She freezes, framed in the doorway, at the sight of the knight. He is even lovelier than his voice would lead her to believe, dark and pale and tall as any of the heroes of Alais's favourite romances. His fine eyes go to her straight away, his gaze blazing like lightning down her spine, and her lips part, just a little, as he lays aside his lyre and hastily stands to greet her.
Oh, she thinks, her heart lost entirely.
"Sir William, my eldest daughter, Lady Isabel," her father says, introducing them with a nod before turning back to his conversation with Geoffrey, his steward. Isabel, cheeks brilliantly hot, smiles and comes forward as William bows before her, elegant and neat.
"An honour, my lady," he says. Her blood sings to hear the roll of his accent; she licks her lips to reply, but no answer comes. He smiles at her, warm and sunny. She dips her head, and when he takes her arm to lead her to the table a thrill goes through her at his touch quite unlike anything she's ever felt before.
She tries again to talk once they are seated together, ducking her head near to his so he can hear her over the noise. "You are from the North, then?" she says.
"Yes, just over the border," William says. "Have you travelled so far before?"
"No, but I hear it's beautiful country," Isabel says wistfully. "We've only ever gone south, to the City." And that only once, a fact which has always rankled in her heart.
"Ah," William says. "It is quite unlike London – and a sight more dangerous, in its own way. The terrain," he adds by way of explanation. "My father's estates are extensive, but they are quite rocky and treacherous."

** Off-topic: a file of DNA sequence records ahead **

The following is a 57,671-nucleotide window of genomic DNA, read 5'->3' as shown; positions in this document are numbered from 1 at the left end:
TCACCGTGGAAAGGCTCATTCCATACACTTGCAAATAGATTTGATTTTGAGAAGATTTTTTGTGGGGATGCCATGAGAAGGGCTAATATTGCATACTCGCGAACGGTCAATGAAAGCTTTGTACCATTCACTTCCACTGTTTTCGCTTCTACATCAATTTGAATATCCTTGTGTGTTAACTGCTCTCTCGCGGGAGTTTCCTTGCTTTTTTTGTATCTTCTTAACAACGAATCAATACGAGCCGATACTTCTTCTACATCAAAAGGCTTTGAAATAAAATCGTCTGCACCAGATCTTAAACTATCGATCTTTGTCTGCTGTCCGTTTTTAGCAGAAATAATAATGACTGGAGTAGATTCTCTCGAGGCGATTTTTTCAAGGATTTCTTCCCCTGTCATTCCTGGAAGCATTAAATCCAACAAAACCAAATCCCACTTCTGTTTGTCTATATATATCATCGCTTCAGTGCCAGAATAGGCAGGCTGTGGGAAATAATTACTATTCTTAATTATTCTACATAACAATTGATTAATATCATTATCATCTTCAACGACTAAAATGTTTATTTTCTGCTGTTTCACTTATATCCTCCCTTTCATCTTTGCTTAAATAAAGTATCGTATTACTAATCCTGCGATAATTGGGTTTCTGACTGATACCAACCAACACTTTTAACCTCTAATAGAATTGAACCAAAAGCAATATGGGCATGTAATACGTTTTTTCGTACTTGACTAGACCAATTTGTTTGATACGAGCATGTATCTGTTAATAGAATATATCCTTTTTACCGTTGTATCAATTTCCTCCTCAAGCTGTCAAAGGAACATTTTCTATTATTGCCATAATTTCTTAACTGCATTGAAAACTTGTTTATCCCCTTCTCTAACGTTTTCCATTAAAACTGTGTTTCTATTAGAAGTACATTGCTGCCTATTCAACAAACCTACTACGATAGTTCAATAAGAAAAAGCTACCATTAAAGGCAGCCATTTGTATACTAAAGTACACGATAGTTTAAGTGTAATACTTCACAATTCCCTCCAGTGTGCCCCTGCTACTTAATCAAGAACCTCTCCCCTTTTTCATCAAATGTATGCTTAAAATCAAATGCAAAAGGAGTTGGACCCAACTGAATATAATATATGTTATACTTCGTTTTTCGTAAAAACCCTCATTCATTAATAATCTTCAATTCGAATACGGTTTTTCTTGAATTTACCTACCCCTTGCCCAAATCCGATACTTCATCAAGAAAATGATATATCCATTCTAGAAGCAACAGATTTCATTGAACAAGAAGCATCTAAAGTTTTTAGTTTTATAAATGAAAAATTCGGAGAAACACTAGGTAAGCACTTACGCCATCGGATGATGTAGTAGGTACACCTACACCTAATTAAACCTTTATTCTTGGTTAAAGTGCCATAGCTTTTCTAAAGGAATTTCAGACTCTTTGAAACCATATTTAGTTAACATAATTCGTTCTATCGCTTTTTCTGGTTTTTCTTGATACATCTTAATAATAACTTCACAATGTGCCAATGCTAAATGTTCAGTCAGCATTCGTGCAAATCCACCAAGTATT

Alais, sitting beside Isabel's father a little way down the table, gives Isabel a pointed look when he mentions his father's estates. Isabel gives her a look in return and then turns back to William with interest.
"I do so long to see that country," she says, and she means it - but then, horrified, she corrects herself, saying, "rather – I don't long to see your home – though I am certain it is beautiful as well – I only – "
He laughs, not unkindly. "I understand," he says, covering her hand. She does not gasp but she does bite her lip, cheeks flushing again. "And, truth be told, I think you might like the family home. My mother's done a great deal in the past few years to renovate in anticipation of my future wife."
Tongue-tied again, Isabel doesn't answer.
William leans in close and adds, low-voiced, "It is a seductive prospect, is it not?"
Isabel goes stock-still and looks from his lips to his eyes, waiting.
"Travel, I mean," he says. He reaches up, brushing aside a stray curl that has fallen from beneath her veil, his touch lingering on her cheek. "Escape."
"Yes," she breathes, and he smiles again and leans back in his seat.
William has eyes only for her through the whole feast, which Isabel does distantly find a little surprising; Alais, sitting in prominent display at the head of the table, is only three years older than her and still as delicately beautiful as she was on her wedding day, enough to turn the heads of most of her husband's men. But, oh, Isabel doesn't care; and so they sit there together quietly, he offering her the best cuts of food from his trencher, she telling him about the countryside and the people, all of which he seems keenly interested in. She is content to sit there drinking in the sight of him drinking in the sight of her, and she thinks, quite hazily, that were she to be any happier at this moment her heart would surely burst.
She lingers when the feast is done in the small hours of the morning and the crowd is left either snoring at the hearth or trickling off to their rooms. She is at the foot of the stairs to the tower when William dashes up behind her, catches her by the wrist and pulls her into an alcove just out of sight. She blinks up at him, breathlessly aware of his touch on her skin.